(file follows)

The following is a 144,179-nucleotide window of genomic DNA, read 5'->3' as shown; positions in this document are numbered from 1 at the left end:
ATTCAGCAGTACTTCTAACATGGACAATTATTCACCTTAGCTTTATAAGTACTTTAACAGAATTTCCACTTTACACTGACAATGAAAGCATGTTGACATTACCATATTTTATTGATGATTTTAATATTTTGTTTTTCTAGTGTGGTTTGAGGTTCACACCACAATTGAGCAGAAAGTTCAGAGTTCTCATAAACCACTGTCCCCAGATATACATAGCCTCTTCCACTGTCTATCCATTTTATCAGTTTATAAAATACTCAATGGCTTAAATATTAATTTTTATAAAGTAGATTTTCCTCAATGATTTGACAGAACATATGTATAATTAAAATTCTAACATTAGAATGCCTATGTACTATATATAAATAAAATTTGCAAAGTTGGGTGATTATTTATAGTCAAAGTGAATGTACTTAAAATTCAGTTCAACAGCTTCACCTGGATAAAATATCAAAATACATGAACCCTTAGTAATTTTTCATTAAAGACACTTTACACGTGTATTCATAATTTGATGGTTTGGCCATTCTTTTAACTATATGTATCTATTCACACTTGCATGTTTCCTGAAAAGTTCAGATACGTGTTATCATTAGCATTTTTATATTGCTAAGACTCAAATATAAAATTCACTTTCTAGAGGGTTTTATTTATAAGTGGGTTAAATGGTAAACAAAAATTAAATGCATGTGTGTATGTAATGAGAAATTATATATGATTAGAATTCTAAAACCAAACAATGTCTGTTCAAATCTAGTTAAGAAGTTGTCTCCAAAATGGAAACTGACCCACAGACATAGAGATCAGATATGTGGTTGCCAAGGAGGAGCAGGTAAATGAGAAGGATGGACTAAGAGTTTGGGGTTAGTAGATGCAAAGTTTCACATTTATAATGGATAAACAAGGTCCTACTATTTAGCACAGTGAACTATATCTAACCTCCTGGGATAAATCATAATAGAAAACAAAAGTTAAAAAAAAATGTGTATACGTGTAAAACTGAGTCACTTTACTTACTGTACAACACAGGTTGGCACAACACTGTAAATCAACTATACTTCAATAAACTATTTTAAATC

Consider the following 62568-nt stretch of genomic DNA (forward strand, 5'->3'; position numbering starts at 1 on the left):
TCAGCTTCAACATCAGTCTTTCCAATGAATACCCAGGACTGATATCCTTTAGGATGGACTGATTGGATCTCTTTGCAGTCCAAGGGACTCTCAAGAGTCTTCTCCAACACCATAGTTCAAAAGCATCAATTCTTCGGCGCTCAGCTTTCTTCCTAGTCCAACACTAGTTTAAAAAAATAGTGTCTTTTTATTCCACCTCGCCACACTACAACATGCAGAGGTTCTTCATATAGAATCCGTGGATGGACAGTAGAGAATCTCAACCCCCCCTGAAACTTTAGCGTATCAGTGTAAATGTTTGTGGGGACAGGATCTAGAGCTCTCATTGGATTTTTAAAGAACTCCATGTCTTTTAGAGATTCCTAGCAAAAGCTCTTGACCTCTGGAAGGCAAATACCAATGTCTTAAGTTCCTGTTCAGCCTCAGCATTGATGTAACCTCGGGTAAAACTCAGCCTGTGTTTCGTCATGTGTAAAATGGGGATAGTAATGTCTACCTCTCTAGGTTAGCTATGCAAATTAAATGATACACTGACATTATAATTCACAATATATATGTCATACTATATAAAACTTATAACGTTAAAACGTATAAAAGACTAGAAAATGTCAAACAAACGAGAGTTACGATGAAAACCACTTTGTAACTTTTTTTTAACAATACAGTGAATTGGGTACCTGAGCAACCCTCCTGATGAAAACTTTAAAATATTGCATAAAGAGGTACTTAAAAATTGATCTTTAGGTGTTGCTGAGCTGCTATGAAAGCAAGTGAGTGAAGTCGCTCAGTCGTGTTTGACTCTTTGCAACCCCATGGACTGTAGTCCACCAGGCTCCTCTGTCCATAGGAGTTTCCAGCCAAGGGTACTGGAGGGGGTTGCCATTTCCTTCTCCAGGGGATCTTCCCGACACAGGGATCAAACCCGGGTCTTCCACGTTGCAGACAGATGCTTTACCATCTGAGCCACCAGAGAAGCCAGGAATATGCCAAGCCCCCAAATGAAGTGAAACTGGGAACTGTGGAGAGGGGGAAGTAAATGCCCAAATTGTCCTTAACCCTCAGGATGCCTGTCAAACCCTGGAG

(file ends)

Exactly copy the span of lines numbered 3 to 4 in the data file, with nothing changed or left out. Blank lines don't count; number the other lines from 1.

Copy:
Consider the following 62568-nt stretch of genomic DNA (forward strand, 5'->3'; position numbering starts at 1 on the left):
TCAGCTTCAACATCAGTCTTTCCAATGAATACCCAGGACTGATATCCTTTAGGATGGACTGATTGGATCTCTTTGCAGTCCAAGGGACTCTCAAGAGTCTTCTCCAACACCATAGTTCAAAAGCATCAATTCTTCGGCGCTCAGCTTTCTTCCTAGTCCAACACTAGTTTAAAAAAATAGTGTCTTTTTATTCCACCTCGCCACACTACAACATGCAGAGGTTCTTCATATAGAATCCGTGGATGGACAGTAGAGAATCTCAACCCCCCCTGAAACTTTAGCGTATCAGTGTAAATGTTTGTGGGGACAGGATCTAGAGCTCTCATTGGATTTTTAAAGAACTCCATGTCTTTTAGAGATTCCTAGCAAAAGCTCTTGACCTCTGGAAGGCAAATACCAATGTCTTAAGTTCCTGTTCAGCCTCAGCATTGATGTAACCTCGGGTAAAACTCAGCCTGTGTTTCGTCATGTGTAAAATGGGGATAGTAATGTCTACCTCTCTAGGTTAGCTATGCAAATTAAATGATACACTGACATTATAATTCACAATATATATGTCATACTATATAAAACTTATAACGTTAAAACGTATAAAAGACTAGAAAATGTCAAACAAACGAGAGTTACGATGAAAACCACTTTGTAACTTTTTTTTAACAATACAGTGAATTGGGTACCTGAGCAACCCTCCTGATGAAAACTTTAAAATATTGCATAAAGAGGTACTTAAAAATTGATCTTTAGGTGTTGCTGAGCTGCTATGAAAGCAAGTGAGTGAAGTCGCTCAGTCGTGTTTGACTCTTTGCAACCCCATGGACTGTAGTCCACCAGGCTCCTCTGTCCATAGGAGTTTCCAGCCAAGGGTACTGGAGGGGGTTGCCATTTCCTTCTCCAGGGGATCTTCCCGACACAGGGATCAAACCCGGGTCTTCCACGTTGCAGACAGATGCTTTACCATCTGAGCCACCAGAGAAGCCAGGAATATGCCAAGCCCCCAAATGAAGTGAAACTGGGAACTGTGGAGAGGGGGAAGTAAATGCCCAAATTGTCCTTAACCCTCAGGATGCCTGTCAAACCCTGGAG